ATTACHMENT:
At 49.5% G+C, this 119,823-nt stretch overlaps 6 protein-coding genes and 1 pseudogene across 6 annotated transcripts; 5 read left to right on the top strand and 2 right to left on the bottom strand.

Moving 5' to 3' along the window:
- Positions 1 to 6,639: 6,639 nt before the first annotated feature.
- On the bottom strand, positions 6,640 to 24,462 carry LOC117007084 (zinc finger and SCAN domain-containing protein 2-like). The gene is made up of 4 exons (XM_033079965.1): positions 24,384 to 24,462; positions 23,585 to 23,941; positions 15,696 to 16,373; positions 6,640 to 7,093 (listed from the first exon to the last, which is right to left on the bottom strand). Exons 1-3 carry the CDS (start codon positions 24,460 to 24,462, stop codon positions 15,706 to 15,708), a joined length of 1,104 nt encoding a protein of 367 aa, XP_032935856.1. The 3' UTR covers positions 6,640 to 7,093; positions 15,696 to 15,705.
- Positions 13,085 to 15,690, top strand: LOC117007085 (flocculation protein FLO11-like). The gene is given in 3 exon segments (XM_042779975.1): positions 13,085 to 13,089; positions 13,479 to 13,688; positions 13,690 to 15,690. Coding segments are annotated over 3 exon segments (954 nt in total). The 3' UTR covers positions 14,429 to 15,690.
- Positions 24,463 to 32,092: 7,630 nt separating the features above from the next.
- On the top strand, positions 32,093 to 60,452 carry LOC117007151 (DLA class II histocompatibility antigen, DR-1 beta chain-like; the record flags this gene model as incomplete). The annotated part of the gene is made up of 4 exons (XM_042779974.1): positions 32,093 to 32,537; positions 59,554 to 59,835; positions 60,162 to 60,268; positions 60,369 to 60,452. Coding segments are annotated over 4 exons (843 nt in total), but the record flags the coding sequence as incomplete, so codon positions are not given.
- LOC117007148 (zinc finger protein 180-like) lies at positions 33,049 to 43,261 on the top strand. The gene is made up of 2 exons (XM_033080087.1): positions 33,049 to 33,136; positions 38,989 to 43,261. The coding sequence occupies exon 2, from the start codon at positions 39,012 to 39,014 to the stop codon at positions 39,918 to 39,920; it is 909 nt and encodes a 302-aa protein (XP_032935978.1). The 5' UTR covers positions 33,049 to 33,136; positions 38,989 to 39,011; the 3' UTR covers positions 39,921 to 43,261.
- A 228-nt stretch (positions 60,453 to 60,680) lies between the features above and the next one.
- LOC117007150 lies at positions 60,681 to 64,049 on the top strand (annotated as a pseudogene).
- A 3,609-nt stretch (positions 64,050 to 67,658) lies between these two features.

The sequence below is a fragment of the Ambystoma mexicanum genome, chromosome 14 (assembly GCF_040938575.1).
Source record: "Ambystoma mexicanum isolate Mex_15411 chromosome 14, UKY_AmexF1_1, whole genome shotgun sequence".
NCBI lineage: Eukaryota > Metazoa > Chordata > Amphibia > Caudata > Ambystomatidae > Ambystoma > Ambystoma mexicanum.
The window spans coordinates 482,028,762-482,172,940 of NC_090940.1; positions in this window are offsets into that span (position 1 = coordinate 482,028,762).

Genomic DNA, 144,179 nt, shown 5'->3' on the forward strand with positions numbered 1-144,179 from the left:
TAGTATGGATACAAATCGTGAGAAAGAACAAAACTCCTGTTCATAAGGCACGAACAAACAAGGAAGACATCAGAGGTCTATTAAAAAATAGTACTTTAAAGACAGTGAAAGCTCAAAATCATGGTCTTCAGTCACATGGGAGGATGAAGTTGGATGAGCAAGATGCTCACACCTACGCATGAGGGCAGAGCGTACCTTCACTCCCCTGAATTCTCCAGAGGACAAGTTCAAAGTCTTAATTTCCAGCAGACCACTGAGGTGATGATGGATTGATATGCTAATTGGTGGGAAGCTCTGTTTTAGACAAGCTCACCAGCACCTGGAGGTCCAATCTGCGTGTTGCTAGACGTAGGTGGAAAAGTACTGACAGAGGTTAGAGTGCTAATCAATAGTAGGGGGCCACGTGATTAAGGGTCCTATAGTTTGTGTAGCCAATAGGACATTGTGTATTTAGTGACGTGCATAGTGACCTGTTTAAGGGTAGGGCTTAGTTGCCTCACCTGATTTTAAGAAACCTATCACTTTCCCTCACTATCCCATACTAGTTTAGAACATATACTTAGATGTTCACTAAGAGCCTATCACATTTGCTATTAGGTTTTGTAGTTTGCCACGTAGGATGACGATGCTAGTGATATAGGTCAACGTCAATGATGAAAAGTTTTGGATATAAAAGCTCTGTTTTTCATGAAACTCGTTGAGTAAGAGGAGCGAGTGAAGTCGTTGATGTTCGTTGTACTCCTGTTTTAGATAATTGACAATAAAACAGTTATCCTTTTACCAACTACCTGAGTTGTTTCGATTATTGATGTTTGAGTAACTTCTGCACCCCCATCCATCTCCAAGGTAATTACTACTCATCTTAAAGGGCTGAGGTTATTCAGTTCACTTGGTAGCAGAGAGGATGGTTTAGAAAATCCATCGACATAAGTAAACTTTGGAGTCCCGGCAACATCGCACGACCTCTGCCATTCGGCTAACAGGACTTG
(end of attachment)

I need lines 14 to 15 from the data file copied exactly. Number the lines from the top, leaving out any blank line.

NCBI lineage: Eukaryota > Metazoa > Chordata > Amphibia > Caudata > Ambystomatidae > Ambystoma > Ambystoma mexicanum.
The window spans coordinates 482,028,762-482,172,940 of NC_090940.1; positions in this window are offsets into that span (position 1 = coordinate 482,028,762).